Homeless treated to swanky lunch don't get money promised - New York News

Homeless treated to swanky lunch don't get money promised

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In this Jan. 7, 2014 file photo, Chinese billionaire Chen Guangbiao addresses a news conference in New York. (AP Photo/Richard Drew, File) In this Jan. 7, 2014 file photo, Chinese billionaire Chen Guangbiao addresses a news conference in New York. (AP Photo/Richard Drew, File)
NEW YORK (MYFOXNY) - The 250 homeless people who were treated to lunch at a swanky restaurant in Central Park were not given the $300 each was promised by a Chinese tycoon.

Recycling magnate Chen Guangbiao, 46, is known for his philanthropic publicity stunts which on Wednesday included singing 'We Are The World' to members of the Rescue Mission shelter at The Loeb Boat House restaurant.

But in the advertisement Chen place in the NY Times and Wall Street Journal ahead of the free lunch, he also promised the money to each person in attendance. 

Instead, the shelter- the oldest in the United States- said Chen agreed to give them  $90,000 which would be used to feed 500 people a day for 90 days.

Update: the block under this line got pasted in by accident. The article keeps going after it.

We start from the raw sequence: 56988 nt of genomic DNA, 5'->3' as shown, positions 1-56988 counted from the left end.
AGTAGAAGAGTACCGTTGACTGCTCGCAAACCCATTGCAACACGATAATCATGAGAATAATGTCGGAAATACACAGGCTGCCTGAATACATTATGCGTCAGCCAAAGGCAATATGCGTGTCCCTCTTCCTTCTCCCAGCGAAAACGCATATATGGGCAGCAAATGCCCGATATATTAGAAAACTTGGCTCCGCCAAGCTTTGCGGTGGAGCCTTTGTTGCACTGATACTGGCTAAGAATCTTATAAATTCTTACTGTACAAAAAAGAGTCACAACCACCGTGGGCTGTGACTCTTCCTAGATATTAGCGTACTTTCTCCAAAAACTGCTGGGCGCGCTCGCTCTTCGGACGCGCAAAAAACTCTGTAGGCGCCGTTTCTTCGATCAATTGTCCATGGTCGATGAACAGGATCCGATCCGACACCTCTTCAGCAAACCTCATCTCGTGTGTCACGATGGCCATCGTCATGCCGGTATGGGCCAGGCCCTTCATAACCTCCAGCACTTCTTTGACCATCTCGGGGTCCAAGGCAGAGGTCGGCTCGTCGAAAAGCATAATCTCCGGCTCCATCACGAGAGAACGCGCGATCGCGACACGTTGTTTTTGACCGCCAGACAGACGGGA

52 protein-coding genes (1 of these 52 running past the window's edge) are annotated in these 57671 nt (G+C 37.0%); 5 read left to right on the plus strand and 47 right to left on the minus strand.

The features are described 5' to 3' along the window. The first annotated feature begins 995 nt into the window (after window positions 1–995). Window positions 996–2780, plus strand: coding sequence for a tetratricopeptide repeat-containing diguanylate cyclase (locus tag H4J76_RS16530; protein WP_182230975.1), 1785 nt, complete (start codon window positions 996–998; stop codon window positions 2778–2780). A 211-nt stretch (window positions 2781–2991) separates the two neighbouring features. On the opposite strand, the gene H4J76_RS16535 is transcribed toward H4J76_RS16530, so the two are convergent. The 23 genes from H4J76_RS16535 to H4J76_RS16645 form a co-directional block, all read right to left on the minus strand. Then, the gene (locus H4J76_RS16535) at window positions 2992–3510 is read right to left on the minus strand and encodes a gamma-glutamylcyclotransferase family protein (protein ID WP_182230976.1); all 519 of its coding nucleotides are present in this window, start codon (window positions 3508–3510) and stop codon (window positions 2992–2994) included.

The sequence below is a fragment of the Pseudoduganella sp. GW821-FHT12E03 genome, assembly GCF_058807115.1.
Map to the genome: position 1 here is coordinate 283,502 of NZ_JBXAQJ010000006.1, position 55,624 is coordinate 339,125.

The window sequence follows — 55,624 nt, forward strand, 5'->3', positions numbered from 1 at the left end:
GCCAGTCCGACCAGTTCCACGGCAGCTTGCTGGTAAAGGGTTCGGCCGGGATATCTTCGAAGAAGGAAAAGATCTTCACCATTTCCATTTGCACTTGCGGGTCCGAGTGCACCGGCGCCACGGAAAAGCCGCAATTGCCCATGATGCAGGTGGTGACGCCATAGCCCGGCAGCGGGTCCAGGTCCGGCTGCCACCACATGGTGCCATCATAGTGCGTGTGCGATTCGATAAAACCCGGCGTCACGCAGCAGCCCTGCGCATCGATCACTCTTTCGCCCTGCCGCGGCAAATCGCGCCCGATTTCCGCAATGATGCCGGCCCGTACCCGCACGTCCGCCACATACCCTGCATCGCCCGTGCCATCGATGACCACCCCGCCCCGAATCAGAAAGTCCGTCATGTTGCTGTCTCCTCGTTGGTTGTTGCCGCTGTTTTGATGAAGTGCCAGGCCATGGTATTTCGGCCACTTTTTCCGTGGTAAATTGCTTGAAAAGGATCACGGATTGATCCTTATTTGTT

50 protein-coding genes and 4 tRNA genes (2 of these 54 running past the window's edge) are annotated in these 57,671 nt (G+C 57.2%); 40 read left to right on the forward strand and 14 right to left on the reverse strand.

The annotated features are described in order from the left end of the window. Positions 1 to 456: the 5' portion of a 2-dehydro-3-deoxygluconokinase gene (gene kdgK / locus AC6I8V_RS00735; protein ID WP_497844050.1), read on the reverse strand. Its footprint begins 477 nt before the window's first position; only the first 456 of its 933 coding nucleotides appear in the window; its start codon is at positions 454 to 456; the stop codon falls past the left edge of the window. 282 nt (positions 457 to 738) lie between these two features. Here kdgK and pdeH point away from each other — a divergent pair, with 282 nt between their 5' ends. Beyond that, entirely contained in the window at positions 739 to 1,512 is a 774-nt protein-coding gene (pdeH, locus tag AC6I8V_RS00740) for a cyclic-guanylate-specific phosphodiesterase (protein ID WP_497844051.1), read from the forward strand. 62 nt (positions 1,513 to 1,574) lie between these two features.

The shelter issued a statement on Thursday:

"We regret that miscommunication, likely due to translation, which created expectation for our guests that they would receive cash. We stand by our position to help our guests through food, shelter, clothing and counseling rather than by giving cash."

The shelter's policy is to not give people money because "of the risk that it will be spent in ways harmful to the individual."

"A promise was made. I put my hopes and heart on something and that was going to be the key point to getting me out of the homeless system," said a member of the Rescue Mission.

"For whatever reason you’re doing it, your word should be your word and you should uphold it."

A man who didn’t want his family to know he was homeless told FOX 5 News he was going to use the $300 to buy a bus ticket to get back to Texas to reunite with his family.

Earlier in the week Chen handed out $100 bills on the streets of New York.

He has said he wants to disprove the cliché image of rich Chinese spending money mostly on luxuries.

Forbes estimates Chen is worth more than $700 million. Born into poverty, Chen said that two of his siblings died from starvation. He said he hauled trash and cold water and snacks to put himself through school.

Chen once distributed small oxygen tanks to people on the streets of Beijing to draw attention to the poor air quality in the city and country.

Earlier this year, the man who bills himself as China's "No. 1 philanthropist," told reporters in New York that he had brought two women to the U.S. to undergo surgery for disfiguring burns they suffered when they set themselves on fire during a protest in Beijing's Tiananmen Square in 2001.

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